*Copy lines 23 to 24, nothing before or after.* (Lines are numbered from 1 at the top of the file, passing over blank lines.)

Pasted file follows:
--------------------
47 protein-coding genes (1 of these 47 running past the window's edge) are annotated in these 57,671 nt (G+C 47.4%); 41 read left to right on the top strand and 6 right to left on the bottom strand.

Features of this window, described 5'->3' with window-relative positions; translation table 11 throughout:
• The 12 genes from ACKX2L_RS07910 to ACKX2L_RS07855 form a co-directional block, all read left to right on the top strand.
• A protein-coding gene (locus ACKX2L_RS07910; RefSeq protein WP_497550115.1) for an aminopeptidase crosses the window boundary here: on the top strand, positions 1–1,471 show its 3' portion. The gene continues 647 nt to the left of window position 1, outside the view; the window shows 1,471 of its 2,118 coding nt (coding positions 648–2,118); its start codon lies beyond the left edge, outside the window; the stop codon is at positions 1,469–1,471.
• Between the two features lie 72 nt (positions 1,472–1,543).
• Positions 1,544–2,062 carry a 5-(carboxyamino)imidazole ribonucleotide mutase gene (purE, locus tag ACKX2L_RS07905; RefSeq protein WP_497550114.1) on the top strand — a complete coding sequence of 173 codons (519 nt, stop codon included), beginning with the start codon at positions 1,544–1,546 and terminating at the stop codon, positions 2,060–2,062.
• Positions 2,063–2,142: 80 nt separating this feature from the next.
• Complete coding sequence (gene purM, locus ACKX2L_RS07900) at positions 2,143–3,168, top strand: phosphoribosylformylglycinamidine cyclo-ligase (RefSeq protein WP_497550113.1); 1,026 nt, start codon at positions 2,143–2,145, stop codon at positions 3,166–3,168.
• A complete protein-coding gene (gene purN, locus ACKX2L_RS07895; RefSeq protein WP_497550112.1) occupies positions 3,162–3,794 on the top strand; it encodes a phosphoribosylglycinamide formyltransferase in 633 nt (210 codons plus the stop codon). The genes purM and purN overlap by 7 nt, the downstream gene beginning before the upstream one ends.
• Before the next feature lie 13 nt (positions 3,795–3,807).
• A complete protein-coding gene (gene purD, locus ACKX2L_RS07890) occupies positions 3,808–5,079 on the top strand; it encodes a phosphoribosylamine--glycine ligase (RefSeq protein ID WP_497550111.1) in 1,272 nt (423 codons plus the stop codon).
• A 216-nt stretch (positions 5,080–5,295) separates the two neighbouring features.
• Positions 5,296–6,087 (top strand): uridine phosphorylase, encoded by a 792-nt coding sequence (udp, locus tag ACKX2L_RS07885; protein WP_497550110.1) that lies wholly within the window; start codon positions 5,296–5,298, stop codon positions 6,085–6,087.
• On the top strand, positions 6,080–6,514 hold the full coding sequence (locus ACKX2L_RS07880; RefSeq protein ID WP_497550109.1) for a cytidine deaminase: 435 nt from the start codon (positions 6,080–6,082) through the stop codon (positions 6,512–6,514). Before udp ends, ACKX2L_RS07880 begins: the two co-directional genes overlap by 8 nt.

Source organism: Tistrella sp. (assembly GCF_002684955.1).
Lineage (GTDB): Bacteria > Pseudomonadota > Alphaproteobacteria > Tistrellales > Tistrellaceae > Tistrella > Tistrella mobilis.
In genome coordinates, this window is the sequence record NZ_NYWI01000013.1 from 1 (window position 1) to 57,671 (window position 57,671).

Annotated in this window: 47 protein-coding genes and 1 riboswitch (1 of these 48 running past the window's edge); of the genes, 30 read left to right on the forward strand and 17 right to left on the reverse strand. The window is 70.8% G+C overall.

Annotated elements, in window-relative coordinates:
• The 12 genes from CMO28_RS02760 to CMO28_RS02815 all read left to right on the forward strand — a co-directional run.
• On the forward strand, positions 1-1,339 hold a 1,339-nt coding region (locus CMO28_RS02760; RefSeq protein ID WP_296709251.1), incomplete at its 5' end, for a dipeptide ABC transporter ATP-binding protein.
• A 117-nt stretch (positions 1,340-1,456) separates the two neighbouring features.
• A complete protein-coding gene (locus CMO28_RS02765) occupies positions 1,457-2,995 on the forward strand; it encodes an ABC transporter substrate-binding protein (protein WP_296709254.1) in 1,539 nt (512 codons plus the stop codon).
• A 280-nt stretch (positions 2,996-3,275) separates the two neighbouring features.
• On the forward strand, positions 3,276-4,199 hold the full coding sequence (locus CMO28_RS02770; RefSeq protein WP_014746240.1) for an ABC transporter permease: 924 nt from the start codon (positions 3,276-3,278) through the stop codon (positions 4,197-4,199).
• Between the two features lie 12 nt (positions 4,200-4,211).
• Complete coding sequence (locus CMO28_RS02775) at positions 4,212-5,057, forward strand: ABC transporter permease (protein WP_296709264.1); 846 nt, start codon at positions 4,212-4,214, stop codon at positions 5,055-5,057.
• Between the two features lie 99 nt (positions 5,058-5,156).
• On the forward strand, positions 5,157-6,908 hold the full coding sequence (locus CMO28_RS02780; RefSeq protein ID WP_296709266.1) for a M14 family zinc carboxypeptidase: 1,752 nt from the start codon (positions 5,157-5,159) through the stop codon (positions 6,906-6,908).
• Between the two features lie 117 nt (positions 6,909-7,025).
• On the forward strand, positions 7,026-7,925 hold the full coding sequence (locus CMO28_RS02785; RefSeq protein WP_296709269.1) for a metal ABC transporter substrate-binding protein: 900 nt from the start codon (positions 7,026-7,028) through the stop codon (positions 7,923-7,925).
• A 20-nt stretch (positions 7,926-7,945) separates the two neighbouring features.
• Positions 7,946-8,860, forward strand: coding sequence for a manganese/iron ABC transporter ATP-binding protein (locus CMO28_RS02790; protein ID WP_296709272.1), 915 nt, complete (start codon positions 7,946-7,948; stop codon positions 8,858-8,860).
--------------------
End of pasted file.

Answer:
• A complete protein-coding gene (locus CMO28_RS02765) occupies positions 1,457-2,995 on the forward strand; it encodes an ABC transporter substrate-binding protein (protein WP_296709254.1) in 1,539 nt (512 codons plus the stop codon).
• A 280-nt stretch (positions 2,996-3,275) separates the two neighbouring features.